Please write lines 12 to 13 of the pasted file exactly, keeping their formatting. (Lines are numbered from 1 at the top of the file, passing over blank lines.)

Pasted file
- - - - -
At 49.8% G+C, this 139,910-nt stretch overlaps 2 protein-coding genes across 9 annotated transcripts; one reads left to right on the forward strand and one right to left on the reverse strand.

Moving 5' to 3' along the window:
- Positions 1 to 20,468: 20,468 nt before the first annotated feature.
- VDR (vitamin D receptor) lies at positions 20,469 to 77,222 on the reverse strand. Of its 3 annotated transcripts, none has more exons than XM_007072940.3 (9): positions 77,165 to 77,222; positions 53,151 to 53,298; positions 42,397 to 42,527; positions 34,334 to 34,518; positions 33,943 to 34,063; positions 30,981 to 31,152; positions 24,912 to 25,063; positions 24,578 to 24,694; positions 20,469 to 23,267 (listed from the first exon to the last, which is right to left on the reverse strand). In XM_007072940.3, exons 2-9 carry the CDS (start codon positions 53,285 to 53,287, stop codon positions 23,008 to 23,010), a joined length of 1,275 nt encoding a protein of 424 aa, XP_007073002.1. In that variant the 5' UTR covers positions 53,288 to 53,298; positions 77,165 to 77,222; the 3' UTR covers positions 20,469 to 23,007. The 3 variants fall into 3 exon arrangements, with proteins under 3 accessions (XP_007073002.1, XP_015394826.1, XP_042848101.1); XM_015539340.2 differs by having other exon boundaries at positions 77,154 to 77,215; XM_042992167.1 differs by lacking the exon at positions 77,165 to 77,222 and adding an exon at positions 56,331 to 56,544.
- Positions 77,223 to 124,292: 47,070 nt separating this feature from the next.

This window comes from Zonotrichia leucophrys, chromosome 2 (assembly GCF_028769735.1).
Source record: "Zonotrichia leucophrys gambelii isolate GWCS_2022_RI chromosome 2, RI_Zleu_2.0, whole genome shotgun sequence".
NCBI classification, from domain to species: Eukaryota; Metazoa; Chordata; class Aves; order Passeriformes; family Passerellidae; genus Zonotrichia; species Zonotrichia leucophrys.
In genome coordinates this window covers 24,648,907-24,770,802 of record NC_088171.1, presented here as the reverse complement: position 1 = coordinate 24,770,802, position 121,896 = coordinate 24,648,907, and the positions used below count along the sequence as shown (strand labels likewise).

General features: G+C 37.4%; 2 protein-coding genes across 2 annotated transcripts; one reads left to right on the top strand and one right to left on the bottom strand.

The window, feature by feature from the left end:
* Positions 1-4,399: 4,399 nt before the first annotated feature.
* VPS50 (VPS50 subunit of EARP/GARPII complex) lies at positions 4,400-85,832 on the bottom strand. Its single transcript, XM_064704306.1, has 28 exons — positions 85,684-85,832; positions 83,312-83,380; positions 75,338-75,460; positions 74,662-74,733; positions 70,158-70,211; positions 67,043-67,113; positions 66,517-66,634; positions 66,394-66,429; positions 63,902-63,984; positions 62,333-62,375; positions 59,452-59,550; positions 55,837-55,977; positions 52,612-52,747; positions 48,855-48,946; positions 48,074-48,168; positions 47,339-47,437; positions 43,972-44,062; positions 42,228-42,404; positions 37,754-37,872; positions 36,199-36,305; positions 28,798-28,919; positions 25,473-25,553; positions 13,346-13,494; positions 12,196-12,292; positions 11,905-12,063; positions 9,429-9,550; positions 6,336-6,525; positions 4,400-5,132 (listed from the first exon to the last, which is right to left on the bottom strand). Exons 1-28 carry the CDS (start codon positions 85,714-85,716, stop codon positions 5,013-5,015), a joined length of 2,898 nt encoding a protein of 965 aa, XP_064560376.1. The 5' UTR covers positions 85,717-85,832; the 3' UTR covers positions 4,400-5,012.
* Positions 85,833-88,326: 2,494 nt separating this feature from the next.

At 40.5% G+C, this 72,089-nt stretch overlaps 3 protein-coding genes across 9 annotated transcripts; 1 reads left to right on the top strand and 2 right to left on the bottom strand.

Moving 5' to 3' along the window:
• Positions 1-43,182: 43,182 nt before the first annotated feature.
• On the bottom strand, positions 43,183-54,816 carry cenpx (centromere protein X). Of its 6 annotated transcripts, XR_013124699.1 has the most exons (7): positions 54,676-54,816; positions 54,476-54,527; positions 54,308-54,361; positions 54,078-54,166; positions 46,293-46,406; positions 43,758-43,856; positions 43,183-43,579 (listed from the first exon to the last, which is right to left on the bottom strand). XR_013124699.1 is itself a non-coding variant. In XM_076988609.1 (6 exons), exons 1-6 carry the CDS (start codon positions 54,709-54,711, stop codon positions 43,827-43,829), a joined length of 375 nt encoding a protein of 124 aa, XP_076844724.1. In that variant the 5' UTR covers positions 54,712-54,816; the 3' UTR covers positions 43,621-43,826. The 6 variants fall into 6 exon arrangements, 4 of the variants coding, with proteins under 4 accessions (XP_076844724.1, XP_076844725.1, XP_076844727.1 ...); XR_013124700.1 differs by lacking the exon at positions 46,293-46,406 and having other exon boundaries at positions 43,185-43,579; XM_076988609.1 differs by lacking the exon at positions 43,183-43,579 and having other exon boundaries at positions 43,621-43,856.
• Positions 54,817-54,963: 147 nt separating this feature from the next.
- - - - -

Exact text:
* Positions 1-4,399: 4,399 nt before the first annotated feature.
* VPS50 (VPS50 subunit of EARP/GARPII complex) lies at positions 4,400-85,832 on the bottom strand. Its single transcript, XM_064704306.1, has 28 exons — positions 85,684-85,832; positions 83,312-83,380; positions 75,338-75,460; positions 74,662-74,733; positions 70,158-70,211; positions 67,043-67,113; positions 66,517-66,634; positions 66,394-66,429; positions 63,902-63,984; positions 62,333-62,375; positions 59,452-59,550; positions 55,837-55,977; positions 52,612-52,747; positions 48,855-48,946; positions 48,074-48,168; positions 47,339-47,437; positions 43,972-44,062; positions 42,228-42,404; positions 37,754-37,872; positions 36,199-36,305; positions 28,798-28,919; positions 25,473-25,553; positions 13,346-13,494; positions 12,196-12,292; positions 11,905-12,063; positions 9,429-9,550; positions 6,336-6,525; positions 4,400-5,132 (listed from the first exon to the last, which is right to left on the bottom strand). Exons 1-28 carry the CDS (start codon positions 85,714-85,716, stop codon positions 5,013-5,015), a joined length of 2,898 nt encoding a protein of 965 aa, XP_064560376.1. The 5' UTR covers positions 85,717-85,832; the 3' UTR covers positions 4,400-5,012.